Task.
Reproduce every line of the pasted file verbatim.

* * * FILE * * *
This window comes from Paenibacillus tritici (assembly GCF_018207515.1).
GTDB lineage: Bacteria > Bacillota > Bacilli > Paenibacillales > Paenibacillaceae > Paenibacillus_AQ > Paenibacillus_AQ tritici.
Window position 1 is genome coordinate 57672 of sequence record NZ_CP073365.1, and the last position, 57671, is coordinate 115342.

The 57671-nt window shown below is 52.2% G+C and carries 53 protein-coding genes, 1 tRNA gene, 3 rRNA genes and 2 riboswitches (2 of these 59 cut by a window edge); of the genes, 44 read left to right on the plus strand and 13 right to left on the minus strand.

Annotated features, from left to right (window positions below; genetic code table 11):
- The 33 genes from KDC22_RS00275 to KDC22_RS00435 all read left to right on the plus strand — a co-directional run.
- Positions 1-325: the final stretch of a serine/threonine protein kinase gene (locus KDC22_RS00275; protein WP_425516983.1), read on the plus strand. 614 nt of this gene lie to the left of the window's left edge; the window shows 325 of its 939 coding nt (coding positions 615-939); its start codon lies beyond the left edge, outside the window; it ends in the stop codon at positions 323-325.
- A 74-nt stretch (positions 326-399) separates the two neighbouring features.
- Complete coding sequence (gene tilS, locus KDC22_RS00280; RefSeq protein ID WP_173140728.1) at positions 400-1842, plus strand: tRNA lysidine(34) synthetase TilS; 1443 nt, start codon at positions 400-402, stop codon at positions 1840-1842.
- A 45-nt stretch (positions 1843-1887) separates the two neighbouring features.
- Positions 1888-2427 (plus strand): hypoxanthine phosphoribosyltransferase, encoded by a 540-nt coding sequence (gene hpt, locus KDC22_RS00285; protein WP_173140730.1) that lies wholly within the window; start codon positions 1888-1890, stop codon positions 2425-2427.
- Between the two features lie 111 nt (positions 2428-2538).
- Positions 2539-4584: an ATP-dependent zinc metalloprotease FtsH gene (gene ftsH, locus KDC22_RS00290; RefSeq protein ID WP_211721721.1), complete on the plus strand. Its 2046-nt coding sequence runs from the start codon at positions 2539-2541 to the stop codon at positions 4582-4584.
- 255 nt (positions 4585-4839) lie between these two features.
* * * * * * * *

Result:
This window comes from Paenibacillus tritici (assembly GCF_018207515.1).
GTDB lineage: Bacteria > Bacillota > Bacilli > Paenibacillales > Paenibacillaceae > Paenibacillus_AQ > Paenibacillus_AQ tritici.
Window position 1 is genome coordinate 57672 of sequence record NZ_CP073365.1, and the last position, 57671, is coordinate 115342.

The 57671-nt window shown below is 52.2% G+C and carries 53 protein-coding genes, 1 tRNA gene, 3 rRNA genes and 2 riboswitches (2 of these 59 cut by a window edge); of the genes, 44 read left to right on the plus strand and 13 right to left on the minus strand.

Annotated features, from left to right (window positions below; genetic code table 11):
- The 33 genes from KDC22_RS00275 to KDC22_RS00435 all read left to right on the plus strand — a co-directional run.
- Positions 1-325: the final stretch of a serine/threonine protein kinase gene (locus KDC22_RS00275; protein WP_425516983.1), read on the plus strand. 614 nt of this gene lie to the left of the window's left edge; the window shows 325 of its 939 coding nt (coding positions 615-939); its start codon lies beyond the left edge, outside the window; it ends in the stop codon at positions 323-325.
- A 74-nt stretch (positions 326-399) separates the two neighbouring features.
- Complete coding sequence (gene tilS, locus KDC22_RS00280; RefSeq protein ID WP_173140728.1) at positions 400-1842, plus strand: tRNA lysidine(34) synthetase TilS; 1443 nt, start codon at positions 400-402, stop codon at positions 1840-1842.
- A 45-nt stretch (positions 1843-1887) separates the two neighbouring features.
- Positions 1888-2427 (plus strand): hypoxanthine phosphoribosyltransferase, encoded by a 540-nt coding sequence (gene hpt, locus KDC22_RS00285; protein WP_173140730.1) that lies wholly within the window; start codon positions 1888-1890, stop codon positions 2425-2427.
- Between the two features lie 111 nt (positions 2428-2538).
- Positions 2539-4584: an ATP-dependent zinc metalloprotease FtsH gene (gene ftsH, locus KDC22_RS00290; RefSeq protein ID WP_211721721.1), complete on the plus strand. Its 2046-nt coding sequence runs from the start codon at positions 2539-2541 to the stop codon at positions 4582-4584.
- 255 nt (positions 4585-4839) lie between these two features.